An epidemiological and molecular study of equine sarcoids at The Donkey Sanctuary UK

Jones, Sarah Elizabeth (2021) An epidemiological and molecular study of equine sarcoids at The Donkey Sanctuary UK. PhD thesis, University of Glasgow.

Due to Embargo and/or Third Party Copyright restrictions, this thesis is not available in this service.

Abstract

Equine sarcoids are tumours of dermal fibroblasts affecting all equid species including horses/ponies, donkeys, and mules. Their UK prevalence is estimated at ~5% (National Equine Health Survey) and The Donkey Sanctuary UK has identified that sarcoids are a significant problem in their animals. Bovine papillomavirus types 1 and 2 (BPV-1/2) are widely accepted to be causative agents of these tumours, with other factors also required for tumour development. There is a contradiction in the current evidence regarding viral/tumour transmission; there are reports suggesting spread between equines, but infective virus has not been isolated from sarcoids. This PhD project used a range of interdisciplinary methods to investigate both epidemiological and molecular aspects of sarcoids.
Methods
The sanctuary population demographics were described, and a text mining approach (WordStat) was used to identify animals with several categories and subcategories of disease. The number of animals in each category/subcategory per 100 animal years at risk (AYAR) was calculated to assess the prevalence of sarcoids, compared to other diseases. Univariable and multivariable binary logistic regression modelling (Stata) were performed to identify risk factors for sarcoid development. Details on “friendships” between animals were included and, to validate these, an observational behavioural study was carried out by collecting nearest neighbour data.
DNA extracted from sarcoid lesions and Stomoxys calcitrans flies from the sanctuary was used in PCR reactions to amplify the E5 (Early 5) gene or LCR (Long Control Region) section of the viral genome to confirm whether BPV-1/2 DNA was present, and these results were compared to lesions’ histopathology diagnoses. Amplified LCRs were sequenced to determine the BPV type and subtype present and phylogenetic trees were created using FastTree (Geneious). Antibody to the major viral capsid protein was used to capture viral particles in donkey sarcoid and fly samples. DNA attached to the capsid protein was then amplified by PCR (immune capture-PCR assay (IC-PCR)) to determine whether the samples contained potentially infective viral particles. RNA was extracted from normal skin and sarcoid samples from horses and donkeys, and from established cell lines (normal equine fibroblasts, BPV-1-infected equine fibroblasts and sarcoid fibroblasts). microRNA (miRNA) and messenger RNA (mRNA) sequencing were performed by the University of Liverpool and reads were mapped to the horse (EquCab3.0) and BPV-1/2 genomes. The host mRNA and miRNA profiles of samples were normalised and analysed by Principal Components Analysis. The viral copy number was calculated for each sample and the BPV expression profile determined for BPV positive samples using normalised viral read counts, to determine any correlations between viral and host variables. Evidence for the existence of papillomaviral miRNAs was explored.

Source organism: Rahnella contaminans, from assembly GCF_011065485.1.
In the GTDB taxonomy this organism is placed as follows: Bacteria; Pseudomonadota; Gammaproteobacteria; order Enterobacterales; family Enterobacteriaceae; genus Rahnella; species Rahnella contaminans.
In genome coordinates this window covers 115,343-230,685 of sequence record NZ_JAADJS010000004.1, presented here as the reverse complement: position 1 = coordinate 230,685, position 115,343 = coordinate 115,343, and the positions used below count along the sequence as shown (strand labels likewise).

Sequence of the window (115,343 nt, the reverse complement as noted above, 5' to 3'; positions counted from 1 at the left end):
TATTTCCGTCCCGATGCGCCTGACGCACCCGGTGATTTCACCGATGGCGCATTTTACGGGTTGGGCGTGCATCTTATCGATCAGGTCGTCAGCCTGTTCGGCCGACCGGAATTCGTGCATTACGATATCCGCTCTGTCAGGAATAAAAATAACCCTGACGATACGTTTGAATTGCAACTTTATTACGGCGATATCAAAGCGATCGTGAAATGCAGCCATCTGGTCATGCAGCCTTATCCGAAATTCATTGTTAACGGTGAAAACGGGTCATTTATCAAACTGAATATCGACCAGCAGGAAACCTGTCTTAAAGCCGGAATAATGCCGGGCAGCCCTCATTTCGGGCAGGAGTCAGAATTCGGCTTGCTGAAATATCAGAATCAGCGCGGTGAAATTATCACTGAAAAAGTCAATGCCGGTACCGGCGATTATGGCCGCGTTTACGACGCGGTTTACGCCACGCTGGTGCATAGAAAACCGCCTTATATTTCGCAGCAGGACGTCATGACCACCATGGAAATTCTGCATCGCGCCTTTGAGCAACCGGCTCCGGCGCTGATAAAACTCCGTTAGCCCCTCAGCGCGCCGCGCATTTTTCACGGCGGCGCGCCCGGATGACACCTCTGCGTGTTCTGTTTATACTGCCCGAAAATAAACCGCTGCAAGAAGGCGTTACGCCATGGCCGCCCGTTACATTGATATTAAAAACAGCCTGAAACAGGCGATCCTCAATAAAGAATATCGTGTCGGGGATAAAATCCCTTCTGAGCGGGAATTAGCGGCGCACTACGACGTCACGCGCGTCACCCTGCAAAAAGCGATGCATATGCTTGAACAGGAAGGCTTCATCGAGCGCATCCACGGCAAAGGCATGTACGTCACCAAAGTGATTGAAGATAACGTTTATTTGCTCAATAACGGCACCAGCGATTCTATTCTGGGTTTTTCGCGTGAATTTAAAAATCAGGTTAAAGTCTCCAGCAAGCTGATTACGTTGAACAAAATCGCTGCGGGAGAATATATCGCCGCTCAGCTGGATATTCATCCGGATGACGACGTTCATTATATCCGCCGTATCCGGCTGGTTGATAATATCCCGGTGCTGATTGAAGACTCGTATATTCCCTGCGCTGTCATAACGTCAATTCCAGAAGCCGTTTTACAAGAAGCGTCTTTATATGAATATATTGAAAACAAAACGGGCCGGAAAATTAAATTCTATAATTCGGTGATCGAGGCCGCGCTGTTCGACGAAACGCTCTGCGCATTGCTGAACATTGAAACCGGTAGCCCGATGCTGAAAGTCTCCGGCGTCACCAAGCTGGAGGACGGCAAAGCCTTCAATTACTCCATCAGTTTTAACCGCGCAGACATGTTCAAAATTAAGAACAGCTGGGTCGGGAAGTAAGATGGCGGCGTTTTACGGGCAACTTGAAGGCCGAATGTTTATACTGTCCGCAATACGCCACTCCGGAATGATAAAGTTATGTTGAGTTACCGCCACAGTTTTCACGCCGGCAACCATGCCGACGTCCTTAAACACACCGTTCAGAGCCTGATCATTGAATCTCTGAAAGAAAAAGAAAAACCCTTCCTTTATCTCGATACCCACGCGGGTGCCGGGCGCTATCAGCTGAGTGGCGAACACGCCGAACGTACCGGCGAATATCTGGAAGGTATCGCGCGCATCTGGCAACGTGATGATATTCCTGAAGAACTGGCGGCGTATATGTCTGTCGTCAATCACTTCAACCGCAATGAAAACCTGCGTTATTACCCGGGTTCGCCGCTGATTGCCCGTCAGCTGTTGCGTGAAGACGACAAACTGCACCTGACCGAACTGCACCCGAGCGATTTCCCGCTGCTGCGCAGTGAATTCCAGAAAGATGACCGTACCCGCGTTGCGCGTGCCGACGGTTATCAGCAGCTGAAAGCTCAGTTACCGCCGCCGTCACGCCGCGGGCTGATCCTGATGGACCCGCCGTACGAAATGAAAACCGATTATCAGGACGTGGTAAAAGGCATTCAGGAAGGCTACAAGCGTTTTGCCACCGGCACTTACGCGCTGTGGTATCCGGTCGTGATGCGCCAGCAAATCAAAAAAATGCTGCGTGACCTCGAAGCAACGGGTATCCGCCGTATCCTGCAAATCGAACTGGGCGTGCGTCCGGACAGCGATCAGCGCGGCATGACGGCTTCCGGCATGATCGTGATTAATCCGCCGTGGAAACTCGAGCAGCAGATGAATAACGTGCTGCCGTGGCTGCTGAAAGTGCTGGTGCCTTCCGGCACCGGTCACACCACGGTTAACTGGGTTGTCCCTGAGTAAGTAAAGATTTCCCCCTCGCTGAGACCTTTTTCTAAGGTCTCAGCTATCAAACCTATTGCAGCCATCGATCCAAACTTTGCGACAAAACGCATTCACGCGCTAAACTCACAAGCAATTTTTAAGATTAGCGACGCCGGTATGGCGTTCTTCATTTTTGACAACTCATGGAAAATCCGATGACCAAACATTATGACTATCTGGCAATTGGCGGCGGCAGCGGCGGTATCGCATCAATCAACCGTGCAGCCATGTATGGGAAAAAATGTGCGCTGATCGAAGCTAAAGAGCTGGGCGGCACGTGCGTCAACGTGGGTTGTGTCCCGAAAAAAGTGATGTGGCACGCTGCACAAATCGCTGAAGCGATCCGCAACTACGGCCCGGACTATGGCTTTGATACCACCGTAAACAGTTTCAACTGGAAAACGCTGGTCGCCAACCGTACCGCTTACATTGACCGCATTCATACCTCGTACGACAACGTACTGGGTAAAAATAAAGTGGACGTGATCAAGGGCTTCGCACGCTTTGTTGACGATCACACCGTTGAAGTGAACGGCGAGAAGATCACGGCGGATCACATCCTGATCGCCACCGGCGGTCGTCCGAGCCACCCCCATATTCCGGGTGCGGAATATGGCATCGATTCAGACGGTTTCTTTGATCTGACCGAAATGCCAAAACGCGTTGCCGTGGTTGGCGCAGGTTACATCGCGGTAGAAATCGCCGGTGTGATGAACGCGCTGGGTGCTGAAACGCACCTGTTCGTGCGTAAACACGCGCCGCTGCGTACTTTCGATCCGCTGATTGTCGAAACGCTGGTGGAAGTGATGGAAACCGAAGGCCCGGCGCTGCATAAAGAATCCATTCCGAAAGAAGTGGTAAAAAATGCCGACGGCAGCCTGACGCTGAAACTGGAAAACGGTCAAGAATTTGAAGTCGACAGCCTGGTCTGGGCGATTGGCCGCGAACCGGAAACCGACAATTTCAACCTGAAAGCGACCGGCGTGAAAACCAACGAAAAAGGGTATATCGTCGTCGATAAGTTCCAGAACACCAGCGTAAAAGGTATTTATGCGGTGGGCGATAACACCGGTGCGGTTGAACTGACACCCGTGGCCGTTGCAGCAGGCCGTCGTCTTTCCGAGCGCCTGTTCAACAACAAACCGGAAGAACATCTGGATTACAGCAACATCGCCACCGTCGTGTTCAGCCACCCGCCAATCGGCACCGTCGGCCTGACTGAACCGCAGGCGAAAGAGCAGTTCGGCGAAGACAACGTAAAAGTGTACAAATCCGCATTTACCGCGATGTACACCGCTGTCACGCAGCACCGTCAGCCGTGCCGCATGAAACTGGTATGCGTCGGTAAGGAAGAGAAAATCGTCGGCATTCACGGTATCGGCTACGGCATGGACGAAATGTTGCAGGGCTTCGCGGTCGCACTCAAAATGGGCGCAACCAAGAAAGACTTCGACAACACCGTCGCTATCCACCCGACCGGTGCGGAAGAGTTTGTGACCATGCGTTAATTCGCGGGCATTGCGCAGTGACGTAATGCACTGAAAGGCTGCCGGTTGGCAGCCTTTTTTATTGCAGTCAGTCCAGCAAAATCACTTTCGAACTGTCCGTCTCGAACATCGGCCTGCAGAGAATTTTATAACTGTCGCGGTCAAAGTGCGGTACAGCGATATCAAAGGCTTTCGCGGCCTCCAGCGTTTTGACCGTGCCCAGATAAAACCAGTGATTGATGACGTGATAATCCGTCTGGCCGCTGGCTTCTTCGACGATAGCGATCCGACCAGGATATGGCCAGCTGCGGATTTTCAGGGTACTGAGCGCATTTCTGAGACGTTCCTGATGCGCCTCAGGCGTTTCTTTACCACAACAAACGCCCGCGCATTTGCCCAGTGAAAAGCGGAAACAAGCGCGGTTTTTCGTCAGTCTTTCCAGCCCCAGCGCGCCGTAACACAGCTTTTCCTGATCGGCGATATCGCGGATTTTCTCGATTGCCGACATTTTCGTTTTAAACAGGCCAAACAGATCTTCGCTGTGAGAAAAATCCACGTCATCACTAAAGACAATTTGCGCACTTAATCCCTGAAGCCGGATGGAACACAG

Item Type: Thesis (PhD)
Qualification Level: Doctoral
Keywords: Equine sarcoids, donkey, bovine papillomavirus, epidemiology, risk factors, prevalence, transmission, phylogenetics, transcriptomics, virology, oncology, veterinary.
Subjects: Q Science > QR Microbiology > QR355 Virology
R Medicine > RC Internal medicine > RC0254 Neoplasms. Tumors. Oncology (including Cancer)
S Agriculture > SF Animal culture > SF600 Veterinary Medicine
Colleges/Schools: College of Medical Veterinary and Life Sciences > School of Veterinary Medicine
Funder's Name: The Donkey Sanctuary (DONKEY)
Supervisor's Name: Nasir, Professor Lubna
Date of Award: 2021
Embargo Date: 20 February 2024
Depositing User: Ms Sarah Jones
Unique ID: glathesis:2021-82025
Copyright: Copyright of this thesis is held by the author.
Date Deposited: 23 Feb 2021 07:50
Last Modified: 23 Feb 2021 07:51
Thesis DOI: 10.5525/gla.thesis.82025
URI: http://theses.gla.ac.uk/id/eprint/82025

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